I met author and blogger Matt Grobert at The Fly-Fishing Show in Somerset, New Jersey, back in January. He seems like a nice enough, regular guy, but you would peg him as a fly-tying genius. The more I watch him tie in these videos from from Tightline Productions, however, the more impressed I am by both his technique and his innovation. This mayfly-emerger pattern. . .
Guide Brian Wise is back with some great winter footage from his trips on the North Fork of the White River and Dry Run Creek over the past few months. It’s great to see his kids continue to develop as anglers. According to Brian, his eldest son is a fishing “freak,” so we can expect great things from him in the future. (I love that he has the boy rowing the boat.) Maybe we can convince Brian to let the boys host their own videos.
Most fly fishermen are so intent on their own processesmaking the right cast, mending correctly, and watching the fly or strike indicatorthat they don’t bother to observe what the other anglers on the river are doing. When you work as a fishing guide, however, you spend a lot of time, without a rod in your hand, watching other people fish. It’s an interesting experience, because you get to see many different angling stylessome good, some not so goodand you develop a keen eye for anticipating the most common. . .
You’re probably sick of looking at gorgeous photography of brown and rainbow trout, right? Yeah, me neither, which is why the new issue of Flyfishers, Inc. out of New Zealand makes for great eye candy. With page after page of great photos of healthy trout and gorgeous locales, it can turn a gray March day into a. . .
The state fish of both Montana and Idaho, the westslope cutthroat is actually misnamed, for it occurs on both sides of the continental divide. The Latin name for the subspecies comes from the fact that the fish was first described in the journal of Capt. Meriwether Lewis, who headed the Corps of Discovery alongside William Clark:…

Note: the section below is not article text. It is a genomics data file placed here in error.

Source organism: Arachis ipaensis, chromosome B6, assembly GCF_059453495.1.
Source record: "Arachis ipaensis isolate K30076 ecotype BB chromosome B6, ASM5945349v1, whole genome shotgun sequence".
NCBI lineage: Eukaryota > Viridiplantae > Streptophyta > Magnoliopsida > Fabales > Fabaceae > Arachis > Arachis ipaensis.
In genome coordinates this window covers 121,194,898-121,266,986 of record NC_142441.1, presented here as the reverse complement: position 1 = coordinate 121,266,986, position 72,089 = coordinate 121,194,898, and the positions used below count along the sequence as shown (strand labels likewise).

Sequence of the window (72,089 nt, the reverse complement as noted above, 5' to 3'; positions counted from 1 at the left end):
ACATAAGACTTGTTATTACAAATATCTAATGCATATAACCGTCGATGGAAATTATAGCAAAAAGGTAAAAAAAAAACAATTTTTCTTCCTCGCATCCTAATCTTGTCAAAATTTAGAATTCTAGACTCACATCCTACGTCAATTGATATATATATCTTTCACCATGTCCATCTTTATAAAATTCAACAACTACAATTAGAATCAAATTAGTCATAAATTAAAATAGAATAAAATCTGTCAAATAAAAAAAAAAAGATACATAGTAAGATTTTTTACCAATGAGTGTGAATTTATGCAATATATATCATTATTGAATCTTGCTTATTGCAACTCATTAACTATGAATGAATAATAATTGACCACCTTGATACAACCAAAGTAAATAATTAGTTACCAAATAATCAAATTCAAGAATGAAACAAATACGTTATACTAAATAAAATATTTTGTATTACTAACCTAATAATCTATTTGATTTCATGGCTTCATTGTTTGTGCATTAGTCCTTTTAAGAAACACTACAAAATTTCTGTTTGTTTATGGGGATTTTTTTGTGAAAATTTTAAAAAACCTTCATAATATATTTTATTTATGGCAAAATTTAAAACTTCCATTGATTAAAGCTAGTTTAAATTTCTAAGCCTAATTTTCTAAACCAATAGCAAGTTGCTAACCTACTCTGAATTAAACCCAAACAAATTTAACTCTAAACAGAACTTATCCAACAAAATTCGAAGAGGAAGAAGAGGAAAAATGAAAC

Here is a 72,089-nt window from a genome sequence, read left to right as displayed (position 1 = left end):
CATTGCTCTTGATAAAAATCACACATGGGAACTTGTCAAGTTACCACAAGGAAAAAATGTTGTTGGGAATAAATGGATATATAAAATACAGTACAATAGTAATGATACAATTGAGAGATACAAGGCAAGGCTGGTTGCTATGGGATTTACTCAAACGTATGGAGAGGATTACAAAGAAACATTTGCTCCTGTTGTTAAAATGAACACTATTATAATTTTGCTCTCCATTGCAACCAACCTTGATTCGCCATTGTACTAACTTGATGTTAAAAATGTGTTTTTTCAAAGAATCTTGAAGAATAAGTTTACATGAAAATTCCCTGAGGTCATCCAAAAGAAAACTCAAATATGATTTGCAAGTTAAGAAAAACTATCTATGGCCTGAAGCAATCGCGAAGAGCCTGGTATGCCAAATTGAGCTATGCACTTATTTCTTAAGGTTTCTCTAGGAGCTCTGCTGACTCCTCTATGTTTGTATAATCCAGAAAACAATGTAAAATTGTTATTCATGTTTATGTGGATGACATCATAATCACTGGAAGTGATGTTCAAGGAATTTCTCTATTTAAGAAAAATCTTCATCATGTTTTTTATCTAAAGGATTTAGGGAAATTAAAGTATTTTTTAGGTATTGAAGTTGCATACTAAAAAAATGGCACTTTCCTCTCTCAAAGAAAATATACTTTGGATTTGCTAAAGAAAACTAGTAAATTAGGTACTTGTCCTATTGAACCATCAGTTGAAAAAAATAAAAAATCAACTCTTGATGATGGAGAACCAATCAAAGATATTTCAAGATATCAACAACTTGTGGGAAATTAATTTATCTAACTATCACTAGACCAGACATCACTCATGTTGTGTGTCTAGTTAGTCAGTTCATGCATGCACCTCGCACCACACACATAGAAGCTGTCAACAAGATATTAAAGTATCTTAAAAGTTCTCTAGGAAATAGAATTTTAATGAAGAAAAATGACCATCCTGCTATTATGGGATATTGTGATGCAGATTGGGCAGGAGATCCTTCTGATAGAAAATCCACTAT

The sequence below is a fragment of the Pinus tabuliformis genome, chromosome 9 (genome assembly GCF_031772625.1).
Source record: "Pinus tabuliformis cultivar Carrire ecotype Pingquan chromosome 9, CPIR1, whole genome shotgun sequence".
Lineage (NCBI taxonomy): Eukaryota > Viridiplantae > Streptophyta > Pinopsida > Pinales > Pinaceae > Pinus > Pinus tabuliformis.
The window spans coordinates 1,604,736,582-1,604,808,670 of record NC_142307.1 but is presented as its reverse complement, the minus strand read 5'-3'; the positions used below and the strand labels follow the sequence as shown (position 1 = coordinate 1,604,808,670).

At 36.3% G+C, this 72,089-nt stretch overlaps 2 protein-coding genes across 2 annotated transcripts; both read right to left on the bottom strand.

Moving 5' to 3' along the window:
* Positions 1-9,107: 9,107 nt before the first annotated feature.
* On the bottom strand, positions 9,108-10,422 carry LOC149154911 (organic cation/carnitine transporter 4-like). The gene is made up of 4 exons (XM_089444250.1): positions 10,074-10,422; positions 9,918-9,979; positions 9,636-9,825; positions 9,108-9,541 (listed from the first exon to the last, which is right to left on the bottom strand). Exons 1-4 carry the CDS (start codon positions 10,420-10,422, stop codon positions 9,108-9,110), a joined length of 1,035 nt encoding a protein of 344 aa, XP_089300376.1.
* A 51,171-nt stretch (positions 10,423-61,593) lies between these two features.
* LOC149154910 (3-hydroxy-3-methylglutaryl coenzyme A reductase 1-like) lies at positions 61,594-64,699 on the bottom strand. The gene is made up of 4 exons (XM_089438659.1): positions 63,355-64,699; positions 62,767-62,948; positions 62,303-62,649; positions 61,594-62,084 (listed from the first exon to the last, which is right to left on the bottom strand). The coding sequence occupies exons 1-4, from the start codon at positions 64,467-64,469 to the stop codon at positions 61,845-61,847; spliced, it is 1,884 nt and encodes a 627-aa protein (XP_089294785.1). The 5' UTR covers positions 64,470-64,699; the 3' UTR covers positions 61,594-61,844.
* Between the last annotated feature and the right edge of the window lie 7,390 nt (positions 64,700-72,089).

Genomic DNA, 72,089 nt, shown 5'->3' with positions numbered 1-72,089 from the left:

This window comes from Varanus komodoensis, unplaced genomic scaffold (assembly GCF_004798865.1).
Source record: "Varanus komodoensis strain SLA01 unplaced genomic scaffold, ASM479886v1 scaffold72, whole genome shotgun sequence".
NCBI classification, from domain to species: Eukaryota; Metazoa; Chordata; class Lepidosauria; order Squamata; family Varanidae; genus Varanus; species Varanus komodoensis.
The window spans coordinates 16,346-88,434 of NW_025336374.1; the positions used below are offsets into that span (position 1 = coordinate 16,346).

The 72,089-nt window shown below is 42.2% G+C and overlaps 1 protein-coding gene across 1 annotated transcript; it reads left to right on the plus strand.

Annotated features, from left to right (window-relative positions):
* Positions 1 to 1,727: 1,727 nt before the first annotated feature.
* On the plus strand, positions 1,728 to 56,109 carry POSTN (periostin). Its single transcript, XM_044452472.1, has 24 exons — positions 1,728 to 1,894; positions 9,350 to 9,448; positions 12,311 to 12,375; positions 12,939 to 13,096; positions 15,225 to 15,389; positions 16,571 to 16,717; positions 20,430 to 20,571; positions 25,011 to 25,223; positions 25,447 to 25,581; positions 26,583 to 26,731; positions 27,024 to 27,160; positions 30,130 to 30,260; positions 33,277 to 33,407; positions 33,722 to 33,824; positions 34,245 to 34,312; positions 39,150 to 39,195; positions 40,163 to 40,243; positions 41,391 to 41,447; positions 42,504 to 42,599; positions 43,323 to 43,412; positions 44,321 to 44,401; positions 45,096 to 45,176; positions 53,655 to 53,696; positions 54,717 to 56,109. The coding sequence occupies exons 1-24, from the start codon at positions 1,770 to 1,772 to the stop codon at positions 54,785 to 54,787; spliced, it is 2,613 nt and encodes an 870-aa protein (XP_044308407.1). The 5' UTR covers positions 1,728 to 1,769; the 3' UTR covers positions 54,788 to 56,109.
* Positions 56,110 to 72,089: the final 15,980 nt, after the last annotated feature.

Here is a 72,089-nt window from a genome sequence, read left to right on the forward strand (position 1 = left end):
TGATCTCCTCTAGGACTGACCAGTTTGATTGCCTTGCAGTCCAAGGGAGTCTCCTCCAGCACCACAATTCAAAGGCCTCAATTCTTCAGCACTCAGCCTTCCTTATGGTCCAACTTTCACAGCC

After summer-like temperatures all last week here in the North Country, we’re in for some more seasonable raw weather, so a trip to the tropics seems appropriate. Here’s some sweet bonefish action from Grand Cayman Island, as a couple of bonefish guides enjoy a day off by returning to their “office” for a little bit of fun. The underwater shots are just gorgeous.
Last week, blogger Owl Jones ran a contest in which contestants had to make a short video about why they needed an Orvis Sling Pack. The winner would receive said Sling Pack as a prize. Tim Flagler of Tightline Productionsthe folks who make the killer fly-tying videos we feature every Wednesdaygot his entry in late, but it’s a doozy. As regular blog readers know, we don’t often feature Orvis products on this blog, but we couldn’t resist posting this.
Note: before writing an angry email, please watch the video all the way to the end. Thank you in advance.
In this week’s podcast we first talk about nets and bluegills. I in the main part of the podcast, Should I Stay or Should I Go? (what do you want to bet James will have some music to go along with that?) we talk about when to move and when to stay put, on everything from trout streamers, nymphs, and dries, to Atlantic salmon, bonefish, and steelhead.
I’m not getting many nice short, concise, specific questions for the Fly Box section so I haven’t had many to answer lately. Please send your nagging questions to firstname.lastname@example.org or call me at 802-362-8800 and leave a message letting me know what you’d like to hear about.
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Welcome to another edition of the OrvisNews.com Friday Film Festival, in which we scour the Web for the best fly-fishing footage available. This week’s collection is very trouty, but given that many of us are eagerly awaiting Opening Day (where it applies), I think there can’t be too much trout. Strangely, there’s nothing from the Southern Hemisphere, which I find odd, given that their fishing seasons should be. . .